While North America is experiencing an infernal summer, with temperatures in the upper 30s and even 40ºs C (90s-100ºs F) with severe droughts, it’s hard to believe that South America is suffering through the other version of Hades: It has frozen over there.

Since late June, Chile, Argentina and Bolivia have been having their worst cold spell in 16 years. Border crossings between the countries are more frequently closed than usual.

Winter began with a bang, when Volcán Puyehue and the Cordón de Caulle erupted June 4. Flights in Chile, Argentina, Paraguay and Uruguay were canceled because of volcanic ash.

Then it went from fire to ice. A polar front moved into Argentina the end of June. Heavy snows fell in the mountain areas of Patagonia, Cuyo and the Northwest. Snow and sleet were common in Buenos Aires. Many parts of the country experienced below-freezing temperatures.

Ever since, other polar fronts have crept up from Antarctica, affecting South America.

In mid-July, the Uyuni salt flats and southwest Bolivia were slammed with unusual snows and temperatures. Local residents and tourists were stranded for days until rescue teams could arrive. Alpacas, llamas and other livestock suffered from food shortages. Even the super-dry Atacama Desert in northern Chile and western Bolivia received over 80 centimeters (32 inches) of the white stuff.

On July 21, Chile’s Lake District was whacked with a blizzard. Over two meters (7 feet) of snow was dumped was dumped over the region. More than 12,000 people in Curacautín, Lonquimay and other villages were isolated, and left without electricity and communications. The Chilean government declared the region a disaster area, and had to airdrop food supplies until roads and passes could be cleared. Chillán received three meters (10 feet) of snow in four days. Even temperatures in Santiago, the nation’s capital, plummeted to -4ºC (25ºF).

The storms continue. This past weekend, Paso Internacional Los Libertadores, the major border crossing between Mendoza, Argentina, and Santiago, Chile, was closed to snows. To keep up-to-date on the latest border crossing closures between the two countries, click here.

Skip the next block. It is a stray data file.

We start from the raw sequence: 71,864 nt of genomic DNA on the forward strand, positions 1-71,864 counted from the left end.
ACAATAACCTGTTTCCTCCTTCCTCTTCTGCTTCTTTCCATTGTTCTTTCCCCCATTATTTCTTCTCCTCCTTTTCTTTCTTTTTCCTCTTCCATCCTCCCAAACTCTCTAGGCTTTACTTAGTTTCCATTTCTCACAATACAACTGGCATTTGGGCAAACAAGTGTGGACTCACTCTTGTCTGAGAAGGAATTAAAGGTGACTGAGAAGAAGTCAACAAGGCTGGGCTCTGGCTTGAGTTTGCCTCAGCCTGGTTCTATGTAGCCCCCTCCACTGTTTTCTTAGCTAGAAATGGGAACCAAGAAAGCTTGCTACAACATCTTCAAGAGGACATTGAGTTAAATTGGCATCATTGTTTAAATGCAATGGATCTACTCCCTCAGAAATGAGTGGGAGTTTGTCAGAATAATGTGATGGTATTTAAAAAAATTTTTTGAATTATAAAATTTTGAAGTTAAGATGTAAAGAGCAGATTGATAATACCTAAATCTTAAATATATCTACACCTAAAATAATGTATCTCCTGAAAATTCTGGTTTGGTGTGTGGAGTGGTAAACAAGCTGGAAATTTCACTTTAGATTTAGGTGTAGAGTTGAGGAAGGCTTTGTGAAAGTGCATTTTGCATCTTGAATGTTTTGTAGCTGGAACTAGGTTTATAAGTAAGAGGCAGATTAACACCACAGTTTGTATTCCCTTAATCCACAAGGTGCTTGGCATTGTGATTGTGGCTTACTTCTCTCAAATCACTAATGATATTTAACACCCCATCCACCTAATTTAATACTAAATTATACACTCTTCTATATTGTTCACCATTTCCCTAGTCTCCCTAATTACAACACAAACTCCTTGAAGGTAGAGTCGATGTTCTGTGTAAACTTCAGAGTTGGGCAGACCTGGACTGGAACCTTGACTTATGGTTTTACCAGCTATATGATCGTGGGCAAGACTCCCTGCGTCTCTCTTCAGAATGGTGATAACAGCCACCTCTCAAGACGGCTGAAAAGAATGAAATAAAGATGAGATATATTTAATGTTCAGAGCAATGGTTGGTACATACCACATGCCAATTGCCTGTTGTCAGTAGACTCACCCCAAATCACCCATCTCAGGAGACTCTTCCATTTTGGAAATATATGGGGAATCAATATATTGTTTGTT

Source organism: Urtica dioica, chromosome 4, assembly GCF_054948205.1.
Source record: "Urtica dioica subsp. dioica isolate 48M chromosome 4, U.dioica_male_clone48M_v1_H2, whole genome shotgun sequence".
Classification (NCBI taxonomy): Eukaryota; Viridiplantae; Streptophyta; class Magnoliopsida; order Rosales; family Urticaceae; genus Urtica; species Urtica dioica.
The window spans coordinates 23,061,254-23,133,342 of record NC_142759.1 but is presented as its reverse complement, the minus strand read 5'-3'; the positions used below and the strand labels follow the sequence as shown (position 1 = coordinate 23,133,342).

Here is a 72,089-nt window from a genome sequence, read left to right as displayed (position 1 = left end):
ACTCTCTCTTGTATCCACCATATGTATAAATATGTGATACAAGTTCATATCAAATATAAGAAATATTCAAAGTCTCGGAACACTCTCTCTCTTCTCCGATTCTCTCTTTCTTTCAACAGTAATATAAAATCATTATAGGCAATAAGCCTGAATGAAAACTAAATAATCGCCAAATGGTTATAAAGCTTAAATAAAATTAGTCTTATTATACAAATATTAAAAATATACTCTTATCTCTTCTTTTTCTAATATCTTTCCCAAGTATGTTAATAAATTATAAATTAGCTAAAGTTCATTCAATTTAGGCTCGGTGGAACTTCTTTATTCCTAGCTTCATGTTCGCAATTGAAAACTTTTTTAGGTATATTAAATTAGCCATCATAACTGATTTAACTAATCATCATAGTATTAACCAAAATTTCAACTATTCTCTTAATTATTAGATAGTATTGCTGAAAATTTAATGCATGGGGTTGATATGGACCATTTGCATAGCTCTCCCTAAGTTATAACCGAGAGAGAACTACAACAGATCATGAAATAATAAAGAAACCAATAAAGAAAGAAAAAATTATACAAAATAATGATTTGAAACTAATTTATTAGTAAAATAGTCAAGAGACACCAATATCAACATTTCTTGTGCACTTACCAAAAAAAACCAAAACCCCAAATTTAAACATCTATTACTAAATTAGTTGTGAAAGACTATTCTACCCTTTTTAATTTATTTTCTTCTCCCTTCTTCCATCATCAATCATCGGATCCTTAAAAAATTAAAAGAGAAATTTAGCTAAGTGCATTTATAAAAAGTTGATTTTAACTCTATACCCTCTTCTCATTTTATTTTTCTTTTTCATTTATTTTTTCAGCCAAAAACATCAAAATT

The upside to all this? Snow bunnies are guaranteed prime skiing and snowboarding conditions throughout the region, including Bariloche. Just be sure to bundle up tight!

And according to Pilar Cereceda, professor of bio-geography at the University of Chile, the Atacama Desert will begin blooming between August and September, and last until November.

Chilean Ash Cloud Continues Its Circuit Around the Globe, Grounding Travelers

Since Southern Chile’s Puyehue-Cordón Caulle volcano complex erupted on June 4, its ash cloud has accomplished a feat many travelers daydream about: Circling the globe. And it didn’t even have to buy a round-the-world ticket.

On its leisurely cruise around the Earth, the cloud first grounded flights in Chile, Argentina, Brazil and Uruguay. It blanketed Bariloche with ash and cinder, and closed the Cardenal Samoré border crossing. After drifting over the Atlantic Ocean, South Africa and other countries on that continent were affected. Across the Indian Ocean, then, to cause Qantas and other airlines to cancel flights in Australia and New Zealand last week.

Within two weeks, Puyehue-Cordón Caulle’s ash cloud made full circle, re-entering South America near Coyhaique, Chile. Once again, South American air traffic was affected.


As if never ceasing on its enviable journey, the ashes arrived once again to Africa and Asia, causing the full moon to appear blood red during the June 15 lunar eclipse.

This past Monday, Virgin Australia, Qantas and other air lines once more canceled over 200 flights, affecting the travel plans of more than 40,000 passengers.

According to Australia’s Volcanic Ash Advisory Center, the ash cloud is traveling some 4,000 kilometers (2,400 mi) per 24 hours, pushed on by strong winds. Satellite images still clearly show the plume, and pilots have reported seeing it.

In the meantime, Puyehue Volcano’s eruption continued to pump out more smoke. Yesterday morning, fine ash fell upon Villarrica, Pucón and the Ranco Lake area. Northwesternly winds pushed the cloud towards Valdivia.